ENGL379D - Special Topics in Literature: Ulysses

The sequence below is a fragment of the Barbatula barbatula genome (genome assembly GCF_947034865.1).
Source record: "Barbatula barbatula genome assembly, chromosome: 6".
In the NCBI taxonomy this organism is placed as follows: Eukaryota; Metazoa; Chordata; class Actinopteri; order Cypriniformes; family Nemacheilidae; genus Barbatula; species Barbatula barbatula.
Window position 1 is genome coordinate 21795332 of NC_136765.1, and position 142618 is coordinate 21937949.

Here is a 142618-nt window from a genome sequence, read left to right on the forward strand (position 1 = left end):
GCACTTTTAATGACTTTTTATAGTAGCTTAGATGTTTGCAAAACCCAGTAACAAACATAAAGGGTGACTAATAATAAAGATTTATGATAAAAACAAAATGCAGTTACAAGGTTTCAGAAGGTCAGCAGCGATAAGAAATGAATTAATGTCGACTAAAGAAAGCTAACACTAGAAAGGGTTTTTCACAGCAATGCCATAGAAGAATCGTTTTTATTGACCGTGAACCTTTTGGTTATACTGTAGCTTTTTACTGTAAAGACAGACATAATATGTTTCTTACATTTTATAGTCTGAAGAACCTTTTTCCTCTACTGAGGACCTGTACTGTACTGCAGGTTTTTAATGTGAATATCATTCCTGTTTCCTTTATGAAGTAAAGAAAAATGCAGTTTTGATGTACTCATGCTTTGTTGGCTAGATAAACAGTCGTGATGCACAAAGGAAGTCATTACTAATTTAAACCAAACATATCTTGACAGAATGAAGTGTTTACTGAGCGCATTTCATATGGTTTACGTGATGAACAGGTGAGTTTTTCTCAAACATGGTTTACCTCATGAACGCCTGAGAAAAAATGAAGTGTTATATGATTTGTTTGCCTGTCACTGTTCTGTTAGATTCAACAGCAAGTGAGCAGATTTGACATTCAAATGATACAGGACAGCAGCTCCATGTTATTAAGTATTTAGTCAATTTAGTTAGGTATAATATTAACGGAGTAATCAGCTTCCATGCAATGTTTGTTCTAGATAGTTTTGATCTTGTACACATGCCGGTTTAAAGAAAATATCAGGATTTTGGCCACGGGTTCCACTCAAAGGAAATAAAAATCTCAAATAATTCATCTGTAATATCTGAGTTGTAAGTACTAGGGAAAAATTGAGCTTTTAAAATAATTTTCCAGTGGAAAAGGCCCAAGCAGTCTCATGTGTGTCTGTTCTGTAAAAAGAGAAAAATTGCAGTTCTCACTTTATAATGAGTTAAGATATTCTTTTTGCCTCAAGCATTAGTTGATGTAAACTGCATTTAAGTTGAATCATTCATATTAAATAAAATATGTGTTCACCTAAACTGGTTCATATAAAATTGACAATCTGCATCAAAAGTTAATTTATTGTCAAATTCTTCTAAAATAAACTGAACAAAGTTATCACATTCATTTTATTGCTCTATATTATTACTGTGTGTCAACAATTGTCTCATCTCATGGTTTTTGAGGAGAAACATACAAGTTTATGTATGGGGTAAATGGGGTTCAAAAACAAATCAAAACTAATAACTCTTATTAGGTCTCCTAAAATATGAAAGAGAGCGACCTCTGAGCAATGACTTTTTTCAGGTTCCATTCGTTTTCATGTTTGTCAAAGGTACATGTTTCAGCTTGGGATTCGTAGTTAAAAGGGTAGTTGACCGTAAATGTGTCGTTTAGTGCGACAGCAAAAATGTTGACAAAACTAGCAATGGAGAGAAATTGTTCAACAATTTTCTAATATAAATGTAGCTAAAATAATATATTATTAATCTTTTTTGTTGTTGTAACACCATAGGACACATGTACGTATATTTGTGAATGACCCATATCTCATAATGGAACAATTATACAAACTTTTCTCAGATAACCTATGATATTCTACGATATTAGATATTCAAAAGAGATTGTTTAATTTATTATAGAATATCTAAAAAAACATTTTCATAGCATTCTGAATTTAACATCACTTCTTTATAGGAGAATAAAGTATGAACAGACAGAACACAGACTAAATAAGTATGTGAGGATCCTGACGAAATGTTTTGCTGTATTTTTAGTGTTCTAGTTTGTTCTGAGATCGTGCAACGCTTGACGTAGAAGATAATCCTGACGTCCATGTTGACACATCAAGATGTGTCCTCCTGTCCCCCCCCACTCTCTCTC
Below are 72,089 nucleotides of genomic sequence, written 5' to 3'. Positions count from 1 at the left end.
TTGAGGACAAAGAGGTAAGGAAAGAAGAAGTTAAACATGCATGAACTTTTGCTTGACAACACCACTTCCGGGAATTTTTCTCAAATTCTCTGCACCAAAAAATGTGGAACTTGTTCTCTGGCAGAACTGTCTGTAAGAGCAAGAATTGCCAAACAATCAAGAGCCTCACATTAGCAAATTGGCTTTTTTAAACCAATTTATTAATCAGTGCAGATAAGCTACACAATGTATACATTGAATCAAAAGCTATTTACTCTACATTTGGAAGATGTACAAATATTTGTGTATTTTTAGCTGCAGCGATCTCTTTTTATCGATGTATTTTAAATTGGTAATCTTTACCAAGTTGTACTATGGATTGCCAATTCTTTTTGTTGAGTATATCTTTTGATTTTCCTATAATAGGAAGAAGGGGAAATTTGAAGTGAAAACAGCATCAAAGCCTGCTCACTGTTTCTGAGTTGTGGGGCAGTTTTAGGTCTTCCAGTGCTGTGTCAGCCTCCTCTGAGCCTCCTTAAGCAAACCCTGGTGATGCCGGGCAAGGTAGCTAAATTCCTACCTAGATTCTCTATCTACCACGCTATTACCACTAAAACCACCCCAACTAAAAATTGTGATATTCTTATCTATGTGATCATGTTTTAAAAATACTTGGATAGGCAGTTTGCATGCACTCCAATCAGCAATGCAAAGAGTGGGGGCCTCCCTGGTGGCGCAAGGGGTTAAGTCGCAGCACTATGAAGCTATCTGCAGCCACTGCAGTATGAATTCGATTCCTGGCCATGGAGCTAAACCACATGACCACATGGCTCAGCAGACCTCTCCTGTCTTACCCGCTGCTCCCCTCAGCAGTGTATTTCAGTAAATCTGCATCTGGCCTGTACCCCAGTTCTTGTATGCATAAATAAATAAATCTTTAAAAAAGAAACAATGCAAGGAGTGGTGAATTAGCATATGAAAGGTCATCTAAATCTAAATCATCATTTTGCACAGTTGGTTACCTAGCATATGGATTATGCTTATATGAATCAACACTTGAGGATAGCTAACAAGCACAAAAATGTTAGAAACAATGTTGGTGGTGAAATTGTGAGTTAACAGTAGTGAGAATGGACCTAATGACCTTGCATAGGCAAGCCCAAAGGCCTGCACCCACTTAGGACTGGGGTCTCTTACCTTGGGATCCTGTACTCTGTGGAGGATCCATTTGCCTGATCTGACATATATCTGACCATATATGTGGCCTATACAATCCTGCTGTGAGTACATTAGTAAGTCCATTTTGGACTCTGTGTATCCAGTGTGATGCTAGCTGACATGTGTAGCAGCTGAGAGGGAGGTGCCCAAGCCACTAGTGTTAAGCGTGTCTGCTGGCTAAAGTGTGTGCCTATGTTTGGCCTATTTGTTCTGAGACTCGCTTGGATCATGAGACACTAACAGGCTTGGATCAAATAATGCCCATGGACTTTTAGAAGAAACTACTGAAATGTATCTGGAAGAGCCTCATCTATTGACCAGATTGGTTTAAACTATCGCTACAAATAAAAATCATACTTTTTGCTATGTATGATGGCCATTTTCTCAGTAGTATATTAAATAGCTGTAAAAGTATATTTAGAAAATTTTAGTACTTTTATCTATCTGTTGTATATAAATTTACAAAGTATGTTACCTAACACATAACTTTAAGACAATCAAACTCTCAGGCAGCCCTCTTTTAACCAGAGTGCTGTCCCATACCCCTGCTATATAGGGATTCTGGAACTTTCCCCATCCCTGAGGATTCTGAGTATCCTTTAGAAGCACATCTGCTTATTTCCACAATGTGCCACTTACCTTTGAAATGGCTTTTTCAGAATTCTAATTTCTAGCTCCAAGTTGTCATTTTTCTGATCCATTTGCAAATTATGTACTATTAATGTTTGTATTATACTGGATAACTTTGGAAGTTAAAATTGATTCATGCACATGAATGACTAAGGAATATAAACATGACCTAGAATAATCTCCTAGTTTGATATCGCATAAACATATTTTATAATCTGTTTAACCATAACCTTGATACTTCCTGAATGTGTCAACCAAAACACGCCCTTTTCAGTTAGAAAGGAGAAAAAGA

The primary purpose of this course is to provide a thorough reading of *Ulysses,* probably the greatest and certainly the most influential twentieth century novel written in English. The course will provide an overview of Joyce's method(s) in fabricating this rich text; for this purpose there will be numerous close readings of central passages, identification of the major themes of the work, overviews of Homeric correspondences and other major antecedent texts (esp *Hamlet*), and basic accounts of the various ways in which the book is structured. The goals are twofold: for all students to have a good sense of what is going on (and why) at any given point, and to become skilled at close reading of a complex text that operates on several levels at once. During the course of the semester we will also pay significant attention to three other concerns: 1) *Ulysses*' role in the history of narrative literature (How was it categorized when it appeared? How does it consummate the experimental literature of the time and also prefigure radical forms in use today? What kind of reader does it construct and reward? 2) *Ulysses* as anti-imperial discourse (in what senses is this an anti- or postcolonial text? How does it expose the colonizers' language, ideology, and narratives)? And 3) How does the text imagine the self; and in particular, what role does gender play in the construction of the self? To better situate the book within Joyce's own development, we will begin with a careful reading of some of Joyce's stories from *Dubliners*, move on to selections from *Portrait of the Artist as a Young Man*, and do a sustained reading of *Ulysses*. Assignments: One short (4-5 pp) and one longer (8-9 pp) papers, several short response papers (one page), and a short parody.